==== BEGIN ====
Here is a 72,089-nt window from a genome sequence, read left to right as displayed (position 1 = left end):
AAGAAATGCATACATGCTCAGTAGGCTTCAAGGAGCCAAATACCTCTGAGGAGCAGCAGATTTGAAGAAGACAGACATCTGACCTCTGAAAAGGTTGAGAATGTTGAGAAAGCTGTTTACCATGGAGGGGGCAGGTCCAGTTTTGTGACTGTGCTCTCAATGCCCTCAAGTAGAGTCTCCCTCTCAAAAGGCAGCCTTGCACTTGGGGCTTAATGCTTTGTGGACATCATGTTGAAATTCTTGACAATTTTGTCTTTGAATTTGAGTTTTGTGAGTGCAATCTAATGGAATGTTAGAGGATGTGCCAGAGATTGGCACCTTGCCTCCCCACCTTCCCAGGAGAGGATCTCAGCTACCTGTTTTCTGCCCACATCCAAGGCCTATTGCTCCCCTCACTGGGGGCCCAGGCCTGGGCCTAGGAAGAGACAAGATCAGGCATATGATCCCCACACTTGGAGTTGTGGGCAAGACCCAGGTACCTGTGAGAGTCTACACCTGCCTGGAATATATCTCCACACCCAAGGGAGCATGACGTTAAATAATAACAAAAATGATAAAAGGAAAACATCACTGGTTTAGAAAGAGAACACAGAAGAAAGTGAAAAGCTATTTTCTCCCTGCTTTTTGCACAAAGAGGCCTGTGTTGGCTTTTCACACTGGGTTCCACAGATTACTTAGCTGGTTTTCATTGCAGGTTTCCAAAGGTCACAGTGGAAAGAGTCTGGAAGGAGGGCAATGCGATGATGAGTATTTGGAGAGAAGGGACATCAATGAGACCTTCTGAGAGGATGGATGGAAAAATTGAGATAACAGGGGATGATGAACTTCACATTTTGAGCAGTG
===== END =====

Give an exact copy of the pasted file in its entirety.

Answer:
Here is a 72,089-nt window from a genome sequence, read left to right as displayed (position 1 = left end):
AAGAAATGCATACATGCTCAGTAGGCTTCAAGGAGCCAAATACCTCTGAGGAGCAGCAGATTTGAAGAAGACAGACATCTGACCTCTGAAAAGGTTGAGAATGTTGAGAAAGCTGTTTACCATGGAGGGGGCAGGTCCAGTTTTGTGACTGTGCTCTCAATGCCCTCAAGTAGAGTCTCCCTCTCAAAAGGCAGCCTTGCACTTGGGGCTTAATGCTTTGTGGACATCATGTTGAAATTCTTGACAATTTTGTCTTTGAATTTGAGTTTTGTGAGTGCAATCTAATGGAATGTTAGAGGATGTGCCAGAGATTGGCACCTTGCCTCCCCACCTTCCCAGGAGAGGATCTCAGCTACCTGTTTTCTGCCCACATCCAAGGCCTATTGCTCCCCTCACTGGGGGCCCAGGCCTGGGCCTAGGAAGAGACAAGATCAGGCATATGATCCCCACACTTGGAGTTGTGGGCAAGACCCAGGTACCTGTGAGAGTCTACACCTGCCTGGAATATATCTCCACACCCAAGGGAGCATGACGTTAAATAATAACAAAAATGATAAAAGGAAAACATCACTGGTTTAGAAAGAGAACACAGAAGAAAGTGAAAAGCTATTTTCTCCCTGCTTTTTGCACAAAGAGGCCTGTGTTGGCTTTTCACACTGGGTTCCACAGATTACTTAGCTGGTTTTCATTGCAGGTTTCCAAAGGTCACAGTGGAAAGAGTCTGGAAGGAGGGCAATGCGATGATGAGTATTTGGAGAGAAGGGACATCAATGAGACCTTCTGAGAGGATGGATGGAAAAATTGAGATAACAGGGGATGATGAACTTCACATTTTGAGCAGTG